Strategically placed speakers provide the sounds of horses, blacksmiths and stonemasons busy at work, men cheering, women giggling, the chink of coins being counted.
All this adds to the atmosphere, not to mention the wax figures that feature in each room.
As I walked around a corner, dimly lit by a flickering light, I came face to face with a soldier. For a split second, I thought he was real. I actually stood there waiting for him to speak ( I know what you're thinking: what a doughnut 🙄).
It's a bit creepy, to be honest. The way these figures are positioned, not to mention their realistic features - you'd expect them to jump out at you at any moment. 😲😃
Who was Kingmaker?
There are many books written about him. I've yet to buy one, but I've been researching and so far these have the best reviews:
Warwick the Kingmaker: by A.J. Pollard
Warwick the Kingmaker: by Paul Murray Kendall
Warwick; the man behind the Wars of the Roses: by Tony Riches
Until I treat myself to a copy of one of these books, I've been reading about Kingmaker online.
Here are some of the many interesting facts I've found out about him:
Richard Neville was born on November 22nd 1428 and died April 14th 1471 at the age of 42 yrs.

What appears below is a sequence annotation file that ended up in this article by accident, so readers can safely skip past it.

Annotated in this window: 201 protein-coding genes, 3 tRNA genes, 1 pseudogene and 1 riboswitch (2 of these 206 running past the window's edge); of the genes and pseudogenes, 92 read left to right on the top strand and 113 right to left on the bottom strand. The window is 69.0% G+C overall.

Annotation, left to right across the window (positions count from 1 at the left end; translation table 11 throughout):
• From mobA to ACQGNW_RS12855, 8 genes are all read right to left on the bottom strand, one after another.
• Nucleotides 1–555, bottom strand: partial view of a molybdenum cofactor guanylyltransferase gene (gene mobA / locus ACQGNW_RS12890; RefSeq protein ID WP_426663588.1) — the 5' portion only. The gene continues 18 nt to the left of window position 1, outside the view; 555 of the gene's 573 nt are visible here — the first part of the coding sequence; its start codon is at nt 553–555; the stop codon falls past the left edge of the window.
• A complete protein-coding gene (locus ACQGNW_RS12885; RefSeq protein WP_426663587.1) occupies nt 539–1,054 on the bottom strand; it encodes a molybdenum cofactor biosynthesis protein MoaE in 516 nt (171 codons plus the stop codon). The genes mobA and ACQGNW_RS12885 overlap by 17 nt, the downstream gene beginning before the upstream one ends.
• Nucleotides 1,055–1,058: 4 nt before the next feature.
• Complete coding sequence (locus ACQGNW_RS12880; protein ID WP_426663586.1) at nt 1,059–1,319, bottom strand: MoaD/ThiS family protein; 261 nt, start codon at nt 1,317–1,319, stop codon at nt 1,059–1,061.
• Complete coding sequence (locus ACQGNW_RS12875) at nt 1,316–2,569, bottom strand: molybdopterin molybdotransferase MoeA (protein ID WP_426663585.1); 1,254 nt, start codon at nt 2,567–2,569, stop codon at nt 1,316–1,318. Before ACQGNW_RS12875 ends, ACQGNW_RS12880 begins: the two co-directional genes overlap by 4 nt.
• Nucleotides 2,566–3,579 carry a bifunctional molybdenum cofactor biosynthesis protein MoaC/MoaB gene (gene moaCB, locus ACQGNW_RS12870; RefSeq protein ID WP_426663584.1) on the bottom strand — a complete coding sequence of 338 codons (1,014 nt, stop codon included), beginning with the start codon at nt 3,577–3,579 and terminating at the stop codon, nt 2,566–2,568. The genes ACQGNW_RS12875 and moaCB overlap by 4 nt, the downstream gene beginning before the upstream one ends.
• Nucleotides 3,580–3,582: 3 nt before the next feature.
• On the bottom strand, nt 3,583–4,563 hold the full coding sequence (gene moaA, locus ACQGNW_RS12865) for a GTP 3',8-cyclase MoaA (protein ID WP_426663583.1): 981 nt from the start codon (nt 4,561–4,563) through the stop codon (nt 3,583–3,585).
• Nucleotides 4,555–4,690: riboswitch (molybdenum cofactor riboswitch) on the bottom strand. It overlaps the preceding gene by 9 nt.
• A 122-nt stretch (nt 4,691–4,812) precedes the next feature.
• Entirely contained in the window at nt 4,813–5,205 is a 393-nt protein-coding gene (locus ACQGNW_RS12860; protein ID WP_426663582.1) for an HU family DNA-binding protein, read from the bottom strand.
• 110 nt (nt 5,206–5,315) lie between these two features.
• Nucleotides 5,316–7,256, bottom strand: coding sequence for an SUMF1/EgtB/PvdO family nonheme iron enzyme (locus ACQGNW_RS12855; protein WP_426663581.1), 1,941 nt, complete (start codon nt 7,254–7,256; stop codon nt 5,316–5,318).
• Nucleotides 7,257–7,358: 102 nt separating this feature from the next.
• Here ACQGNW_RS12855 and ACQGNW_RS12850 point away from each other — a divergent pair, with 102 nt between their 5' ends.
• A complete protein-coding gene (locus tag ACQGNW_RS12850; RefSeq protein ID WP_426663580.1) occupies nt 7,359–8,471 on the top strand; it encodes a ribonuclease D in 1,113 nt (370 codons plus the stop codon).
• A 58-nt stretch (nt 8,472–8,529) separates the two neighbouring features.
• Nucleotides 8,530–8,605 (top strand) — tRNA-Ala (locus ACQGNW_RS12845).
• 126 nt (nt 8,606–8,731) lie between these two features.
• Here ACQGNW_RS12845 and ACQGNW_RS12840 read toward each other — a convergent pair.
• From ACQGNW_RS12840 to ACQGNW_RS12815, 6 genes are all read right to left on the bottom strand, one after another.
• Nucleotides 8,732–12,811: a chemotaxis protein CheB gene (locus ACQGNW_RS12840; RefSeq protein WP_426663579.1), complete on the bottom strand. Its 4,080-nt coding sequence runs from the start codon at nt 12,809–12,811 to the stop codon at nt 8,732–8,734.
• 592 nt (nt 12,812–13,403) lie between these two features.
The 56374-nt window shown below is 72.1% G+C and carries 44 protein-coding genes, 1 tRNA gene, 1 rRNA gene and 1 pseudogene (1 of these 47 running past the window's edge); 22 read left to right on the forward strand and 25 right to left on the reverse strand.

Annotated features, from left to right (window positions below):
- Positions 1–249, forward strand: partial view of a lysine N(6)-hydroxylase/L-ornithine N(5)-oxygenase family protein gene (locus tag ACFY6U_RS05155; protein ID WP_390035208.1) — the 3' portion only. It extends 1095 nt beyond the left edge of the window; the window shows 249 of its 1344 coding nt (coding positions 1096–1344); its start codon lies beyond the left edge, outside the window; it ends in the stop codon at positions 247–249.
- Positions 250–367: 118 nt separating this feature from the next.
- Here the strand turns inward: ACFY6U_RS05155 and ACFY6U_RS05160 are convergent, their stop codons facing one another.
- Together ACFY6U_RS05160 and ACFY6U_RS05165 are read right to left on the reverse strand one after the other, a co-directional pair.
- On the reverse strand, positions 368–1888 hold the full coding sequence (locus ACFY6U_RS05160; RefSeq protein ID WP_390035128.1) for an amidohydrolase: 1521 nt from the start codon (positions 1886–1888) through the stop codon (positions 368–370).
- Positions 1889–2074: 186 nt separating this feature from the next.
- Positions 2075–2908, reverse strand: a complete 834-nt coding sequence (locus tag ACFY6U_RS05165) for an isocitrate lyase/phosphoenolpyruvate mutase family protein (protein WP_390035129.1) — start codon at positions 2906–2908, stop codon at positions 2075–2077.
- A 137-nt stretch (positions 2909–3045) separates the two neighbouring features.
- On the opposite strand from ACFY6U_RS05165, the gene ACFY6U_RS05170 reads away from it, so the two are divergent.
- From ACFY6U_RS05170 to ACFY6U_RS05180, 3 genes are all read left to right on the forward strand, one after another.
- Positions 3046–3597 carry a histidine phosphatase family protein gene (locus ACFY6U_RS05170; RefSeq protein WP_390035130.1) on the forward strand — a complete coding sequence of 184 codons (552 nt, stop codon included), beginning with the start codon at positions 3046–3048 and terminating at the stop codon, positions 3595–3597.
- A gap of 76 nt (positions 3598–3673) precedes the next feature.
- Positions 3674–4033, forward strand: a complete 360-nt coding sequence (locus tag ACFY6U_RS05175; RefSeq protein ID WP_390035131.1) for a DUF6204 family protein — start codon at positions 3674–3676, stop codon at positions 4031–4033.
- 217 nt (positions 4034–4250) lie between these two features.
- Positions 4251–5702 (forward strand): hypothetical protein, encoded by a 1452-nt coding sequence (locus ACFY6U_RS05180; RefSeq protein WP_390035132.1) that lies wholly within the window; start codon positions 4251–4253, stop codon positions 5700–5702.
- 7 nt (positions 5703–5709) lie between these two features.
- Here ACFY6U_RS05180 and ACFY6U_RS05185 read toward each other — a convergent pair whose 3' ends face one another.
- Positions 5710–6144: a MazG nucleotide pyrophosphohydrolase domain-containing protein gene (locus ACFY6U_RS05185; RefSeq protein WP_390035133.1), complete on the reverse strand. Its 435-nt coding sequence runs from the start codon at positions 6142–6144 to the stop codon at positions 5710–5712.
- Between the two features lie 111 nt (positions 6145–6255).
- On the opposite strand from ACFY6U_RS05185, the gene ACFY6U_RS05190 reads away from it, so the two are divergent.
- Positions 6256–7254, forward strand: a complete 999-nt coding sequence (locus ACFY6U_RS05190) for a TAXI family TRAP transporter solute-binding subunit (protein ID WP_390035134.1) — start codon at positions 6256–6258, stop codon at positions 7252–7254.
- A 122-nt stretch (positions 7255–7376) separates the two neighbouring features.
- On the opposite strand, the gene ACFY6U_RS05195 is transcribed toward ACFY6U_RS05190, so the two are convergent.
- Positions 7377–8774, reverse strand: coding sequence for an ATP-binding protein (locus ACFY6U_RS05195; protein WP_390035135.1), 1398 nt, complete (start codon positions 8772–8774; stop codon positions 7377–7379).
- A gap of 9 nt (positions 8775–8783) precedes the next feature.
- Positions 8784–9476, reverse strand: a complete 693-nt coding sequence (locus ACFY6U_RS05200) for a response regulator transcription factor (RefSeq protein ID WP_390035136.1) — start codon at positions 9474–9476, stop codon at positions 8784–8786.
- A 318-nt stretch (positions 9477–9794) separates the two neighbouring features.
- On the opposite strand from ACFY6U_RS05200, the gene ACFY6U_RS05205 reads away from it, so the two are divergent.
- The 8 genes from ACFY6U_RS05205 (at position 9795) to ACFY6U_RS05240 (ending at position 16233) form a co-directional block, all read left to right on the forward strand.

He married Anne de Beauchamp (daughter of Richard Beauchamp, 13th Earl of Warwick, and Isabel le Despenser) in 1436 - he was eight and Anne was 10 years old.
Richard and Anne had two daughters; Isabel Neville, (who later became Duchess of Clarence) and Anne Neville, (who became Princess of Wales when she married her first husband, Edward of Westminster; and then Queen of England after marrying Richard III).
In 1449, Richard Neville became the Earl of Warwick through his marriage to Anne, (she succeeded as Duchess of Warwick following the death of her father, followed by the death of her brother and then the passing of his daughter - Anne's niece). Following this, Richard became one of the most powerful men in England.
His part in the first battle in the War of the Roses, 'The battle of St. Albans', led to him being appointed Captain of Calais.
He helped dispose of King Henry VI (Lancastrian) in favour of Edward IV (Yorkist) - earning him the name: Kingmaker.
During the first years of Edward IV's reign, Richard Neville was at his most powerful. His role was: virtual ruler of England, High Admiral of England, Steward of the Duchy of Lancaster as well as being Captain of Calais.